State Park #26: Edmund Babler State Park

This post is part of an ongoing series summarizing each State Park in Missouri that our family has attended. We hope to visit each of 54 State Parks before the kids graduate from high school.

Dr. Edmund Babler State Park was an interesting visit, similar in some ways to Route 66 State Park. Babler State Park was established in the 1930s after 88 acres were donated to the State in honor of a respected doctor in the St. Louis area. 800 more acres were added in the following years. Dr. Babler was an early supporter of the State Park system, so his family’s support and the era they found themselves in help improve the infrastructure beyond what we see at a lot of other parks.

In the 1930s, the Civilian Conservation Corps was actively fighting against The Great Depression. The CCC ended up building shelters and other infrastructure at multiple state parks (pictured below), so there are some similarities here compared with other sites we’ve visited.

The Visitor Center was pretty neat, though very obviously geared toward school groups coming from all over the St. Louis region. There were some insects, snakes, and amphibians available for viewing, so we killed some time before going on a very brief hike. It’s a neat space, though, and we had a nice conversation with some of the park hosts behind the desk.

Babler has more going on than Castlewood State Park did, which we visited earlier that morning. Babler features the aforementioned Visitor Center, some hiking, camping, open spaces for throwing frisbees, and basketball and tennis courts. Unlike Castlewood, we could actually kill some time at a place like this!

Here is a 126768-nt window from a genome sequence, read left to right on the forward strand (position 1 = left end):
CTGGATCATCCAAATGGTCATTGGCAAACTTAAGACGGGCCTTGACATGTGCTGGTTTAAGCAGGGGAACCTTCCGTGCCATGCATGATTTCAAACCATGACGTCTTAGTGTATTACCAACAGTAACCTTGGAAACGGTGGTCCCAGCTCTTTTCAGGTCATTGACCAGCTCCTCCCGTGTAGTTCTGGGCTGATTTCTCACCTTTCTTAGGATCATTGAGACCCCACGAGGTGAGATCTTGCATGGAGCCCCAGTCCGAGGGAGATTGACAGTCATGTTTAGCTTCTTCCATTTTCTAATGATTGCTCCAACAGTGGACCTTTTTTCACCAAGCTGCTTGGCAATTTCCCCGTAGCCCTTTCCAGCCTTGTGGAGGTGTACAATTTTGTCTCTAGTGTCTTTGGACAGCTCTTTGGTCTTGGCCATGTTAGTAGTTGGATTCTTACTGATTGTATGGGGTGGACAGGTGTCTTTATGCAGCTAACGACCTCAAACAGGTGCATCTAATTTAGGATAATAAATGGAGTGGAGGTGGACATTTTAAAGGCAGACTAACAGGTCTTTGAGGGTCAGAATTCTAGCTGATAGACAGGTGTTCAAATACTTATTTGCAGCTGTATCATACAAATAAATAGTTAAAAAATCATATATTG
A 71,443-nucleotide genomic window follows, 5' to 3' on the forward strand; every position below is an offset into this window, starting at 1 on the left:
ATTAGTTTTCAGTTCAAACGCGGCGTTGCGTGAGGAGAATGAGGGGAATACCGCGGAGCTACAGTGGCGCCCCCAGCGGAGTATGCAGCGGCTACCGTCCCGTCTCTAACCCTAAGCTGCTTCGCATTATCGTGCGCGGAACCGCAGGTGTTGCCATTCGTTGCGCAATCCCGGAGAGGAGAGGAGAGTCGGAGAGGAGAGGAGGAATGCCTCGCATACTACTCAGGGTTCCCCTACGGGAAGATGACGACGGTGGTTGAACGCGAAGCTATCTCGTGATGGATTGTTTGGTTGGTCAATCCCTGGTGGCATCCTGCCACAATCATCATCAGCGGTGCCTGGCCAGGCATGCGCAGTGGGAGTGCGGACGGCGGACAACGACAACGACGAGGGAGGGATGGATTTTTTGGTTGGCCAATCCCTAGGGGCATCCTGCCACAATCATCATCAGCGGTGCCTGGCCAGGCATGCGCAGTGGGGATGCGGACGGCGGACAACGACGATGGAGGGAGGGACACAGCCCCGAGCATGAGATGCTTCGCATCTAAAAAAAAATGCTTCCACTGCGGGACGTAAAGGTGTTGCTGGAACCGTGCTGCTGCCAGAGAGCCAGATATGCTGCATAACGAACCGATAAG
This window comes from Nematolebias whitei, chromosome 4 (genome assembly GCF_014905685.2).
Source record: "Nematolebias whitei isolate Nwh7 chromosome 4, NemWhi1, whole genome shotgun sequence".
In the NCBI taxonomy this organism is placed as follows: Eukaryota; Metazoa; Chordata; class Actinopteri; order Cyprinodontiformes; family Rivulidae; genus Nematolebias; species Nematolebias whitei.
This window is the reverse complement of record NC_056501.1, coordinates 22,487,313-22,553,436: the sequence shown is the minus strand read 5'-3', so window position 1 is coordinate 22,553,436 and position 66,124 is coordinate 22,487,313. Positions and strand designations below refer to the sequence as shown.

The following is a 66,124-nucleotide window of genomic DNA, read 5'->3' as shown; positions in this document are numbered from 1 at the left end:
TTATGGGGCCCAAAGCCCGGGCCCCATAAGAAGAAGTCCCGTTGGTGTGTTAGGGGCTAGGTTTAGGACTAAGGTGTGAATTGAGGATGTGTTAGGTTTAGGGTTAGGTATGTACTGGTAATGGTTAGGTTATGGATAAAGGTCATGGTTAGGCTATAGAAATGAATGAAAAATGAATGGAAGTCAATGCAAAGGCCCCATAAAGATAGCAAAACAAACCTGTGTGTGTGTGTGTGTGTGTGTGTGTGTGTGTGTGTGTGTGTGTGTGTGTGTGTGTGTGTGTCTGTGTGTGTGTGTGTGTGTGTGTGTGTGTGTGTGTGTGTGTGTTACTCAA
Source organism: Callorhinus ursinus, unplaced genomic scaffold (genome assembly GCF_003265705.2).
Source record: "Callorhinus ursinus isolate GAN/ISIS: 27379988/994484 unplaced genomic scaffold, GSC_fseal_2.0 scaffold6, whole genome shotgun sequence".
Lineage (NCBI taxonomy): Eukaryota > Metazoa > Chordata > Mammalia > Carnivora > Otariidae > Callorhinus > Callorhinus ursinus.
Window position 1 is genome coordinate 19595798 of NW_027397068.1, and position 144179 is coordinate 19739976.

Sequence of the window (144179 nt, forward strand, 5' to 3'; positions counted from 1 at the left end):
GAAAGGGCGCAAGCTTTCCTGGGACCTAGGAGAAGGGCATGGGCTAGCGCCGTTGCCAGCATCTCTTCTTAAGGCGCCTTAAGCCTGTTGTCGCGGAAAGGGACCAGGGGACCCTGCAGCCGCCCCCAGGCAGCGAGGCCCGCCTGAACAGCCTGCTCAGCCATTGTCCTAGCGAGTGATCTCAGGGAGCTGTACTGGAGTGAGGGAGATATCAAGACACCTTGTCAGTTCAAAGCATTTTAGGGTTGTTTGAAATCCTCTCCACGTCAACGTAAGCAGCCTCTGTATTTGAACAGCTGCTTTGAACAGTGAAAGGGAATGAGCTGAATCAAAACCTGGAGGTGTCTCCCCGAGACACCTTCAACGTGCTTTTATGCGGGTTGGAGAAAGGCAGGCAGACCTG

As I mentioned earlier, in some ways, Babler proved to be as interesting as Route 66, but mostly that’s because this park, apparently, was heavily segregated. African Americans weren’t allowed in the park for many years, and camping wasn’t originally allowed, so the State of Missouri had to buy additional land that wasn’t originally donated by the family in order to allow people to stay within the park overnight. Interesting history!

The hike we went on was a 1.6 mile loop that only took 38 minutes. Given the amount of time we spent at Castlewood, the kids weren’t interested in doing much more. The weather had warmed up a bit, and there were no leaves on the trees yet, so it got a bit toasty for late March when we were there.

Still, hiking in late March or early April is pretty good because there aren’t any bugs and you don’t have to deal with overgrown plants along the trails. It could be worse!

After the hike, we drove around the park to find a place to picnic. We noticed quite a few walkers and bikers along the road, as it has some decent rolling hills, but nothing too strenuous. Compared to Castlewood, the hiking and biking here was a revelation: if we lived around there, we would absolutely pick Babler over Castlewood, and those to parks are only a few minutes apart from one another. Castlewood has longer trails if an extended hike is desired, but heck, I’d rather just do the same loop multiple times at Babler so I didn’t have to deal with the crowds…

We finished off our State Park Extravaganza throwing a frisbee after lunch, using an open space near the basketball courts. There was also a large tent set up for an Easter Sunrise Service that was scheduled for the next day.

Babler was a good visit! It was a nice one to end the trip with!